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Anjali Madgula

“Matthew Schneider-Mayerson, a professor of social sciences at Yale, says that we are at a point where literature that doesn’t include climate change in some way, shape, or form, “just isn’t reflecting the reality that we inhabit” and thus may have to be considered either historical fiction or other-worldly fantasy. As a literature student and creative writer, this really hit home for me. It is important to also expand the range of interpersonal and political conflicts that are considered environmental. During my time at Rutgers, I got involved with local community groups, attended a variety of interdisciplinary panels and discussions, and took classes that focused on Environmental Humanities and ecological principles. To me, climate is important because it signals a necessary shift in how we look at governance frameworks. Policies shouldn’t just be delayed reactions to trauma and cruelty but should account for the long term future and the slow violence of fossil fuel pollution. As global movements for strong climate action grow, we need to make room for narratives that outline environmental histories and possibilities in public education.That way when crises occur, like the current snowstorms in Texas, we are clear about discussing it as an environmental crisis.”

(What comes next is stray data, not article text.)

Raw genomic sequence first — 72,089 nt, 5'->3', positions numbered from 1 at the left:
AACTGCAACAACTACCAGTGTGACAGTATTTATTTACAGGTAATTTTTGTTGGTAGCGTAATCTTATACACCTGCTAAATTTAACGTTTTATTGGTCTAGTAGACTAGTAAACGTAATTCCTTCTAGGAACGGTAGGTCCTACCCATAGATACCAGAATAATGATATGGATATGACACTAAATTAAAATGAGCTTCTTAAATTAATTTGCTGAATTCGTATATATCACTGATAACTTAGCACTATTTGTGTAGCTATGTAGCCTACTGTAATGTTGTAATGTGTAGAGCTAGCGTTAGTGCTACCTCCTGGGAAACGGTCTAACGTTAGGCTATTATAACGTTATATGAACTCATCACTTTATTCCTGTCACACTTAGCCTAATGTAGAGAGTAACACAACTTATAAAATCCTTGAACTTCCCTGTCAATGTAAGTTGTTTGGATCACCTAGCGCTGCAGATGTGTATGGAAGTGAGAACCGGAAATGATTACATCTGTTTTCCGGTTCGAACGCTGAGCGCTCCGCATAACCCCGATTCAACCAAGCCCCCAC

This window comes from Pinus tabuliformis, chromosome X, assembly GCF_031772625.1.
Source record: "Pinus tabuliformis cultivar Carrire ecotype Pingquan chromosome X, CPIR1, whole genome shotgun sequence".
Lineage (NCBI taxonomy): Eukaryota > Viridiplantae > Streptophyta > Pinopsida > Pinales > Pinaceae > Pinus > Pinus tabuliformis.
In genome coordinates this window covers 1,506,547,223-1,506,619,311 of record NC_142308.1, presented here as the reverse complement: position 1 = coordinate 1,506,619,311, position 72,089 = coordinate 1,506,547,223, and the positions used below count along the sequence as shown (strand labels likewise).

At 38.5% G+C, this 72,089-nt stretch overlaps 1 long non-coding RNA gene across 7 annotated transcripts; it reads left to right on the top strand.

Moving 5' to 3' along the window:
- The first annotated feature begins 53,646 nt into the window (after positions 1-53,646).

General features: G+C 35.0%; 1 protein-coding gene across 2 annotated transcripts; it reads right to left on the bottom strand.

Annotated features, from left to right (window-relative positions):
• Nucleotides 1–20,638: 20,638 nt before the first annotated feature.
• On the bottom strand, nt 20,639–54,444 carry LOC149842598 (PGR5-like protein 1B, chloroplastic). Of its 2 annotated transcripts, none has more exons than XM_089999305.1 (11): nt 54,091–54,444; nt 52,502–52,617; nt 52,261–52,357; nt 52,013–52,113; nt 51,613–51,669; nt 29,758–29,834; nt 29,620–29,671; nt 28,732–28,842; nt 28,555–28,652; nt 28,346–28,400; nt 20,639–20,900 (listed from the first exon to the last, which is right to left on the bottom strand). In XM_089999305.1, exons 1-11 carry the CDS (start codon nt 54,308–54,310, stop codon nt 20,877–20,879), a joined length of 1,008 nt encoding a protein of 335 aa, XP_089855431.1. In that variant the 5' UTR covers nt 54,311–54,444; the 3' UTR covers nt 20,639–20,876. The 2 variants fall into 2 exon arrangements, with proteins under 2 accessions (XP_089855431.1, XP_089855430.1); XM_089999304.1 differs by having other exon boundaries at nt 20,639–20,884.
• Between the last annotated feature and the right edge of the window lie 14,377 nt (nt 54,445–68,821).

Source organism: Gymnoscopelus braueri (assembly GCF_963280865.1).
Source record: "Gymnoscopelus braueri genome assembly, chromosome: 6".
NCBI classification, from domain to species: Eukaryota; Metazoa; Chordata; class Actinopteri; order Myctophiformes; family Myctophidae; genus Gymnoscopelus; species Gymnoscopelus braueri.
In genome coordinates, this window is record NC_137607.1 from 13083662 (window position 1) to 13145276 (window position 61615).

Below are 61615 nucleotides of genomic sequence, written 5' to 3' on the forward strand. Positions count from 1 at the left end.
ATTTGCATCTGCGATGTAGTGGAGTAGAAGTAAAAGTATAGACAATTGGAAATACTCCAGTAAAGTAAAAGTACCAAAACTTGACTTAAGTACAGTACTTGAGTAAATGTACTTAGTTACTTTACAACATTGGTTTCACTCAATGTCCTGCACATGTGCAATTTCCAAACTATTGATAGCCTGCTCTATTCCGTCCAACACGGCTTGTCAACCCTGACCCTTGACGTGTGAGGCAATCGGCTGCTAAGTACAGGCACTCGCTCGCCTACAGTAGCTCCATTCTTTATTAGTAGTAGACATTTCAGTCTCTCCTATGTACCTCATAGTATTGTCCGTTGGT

Anjali Madgula
Rutgers-New Brunswick Senior
Sunrise Movement Rutgers
Douglass Residential College
English Literature
Environmental Policy, Institutions, & Behavior
Creative Writing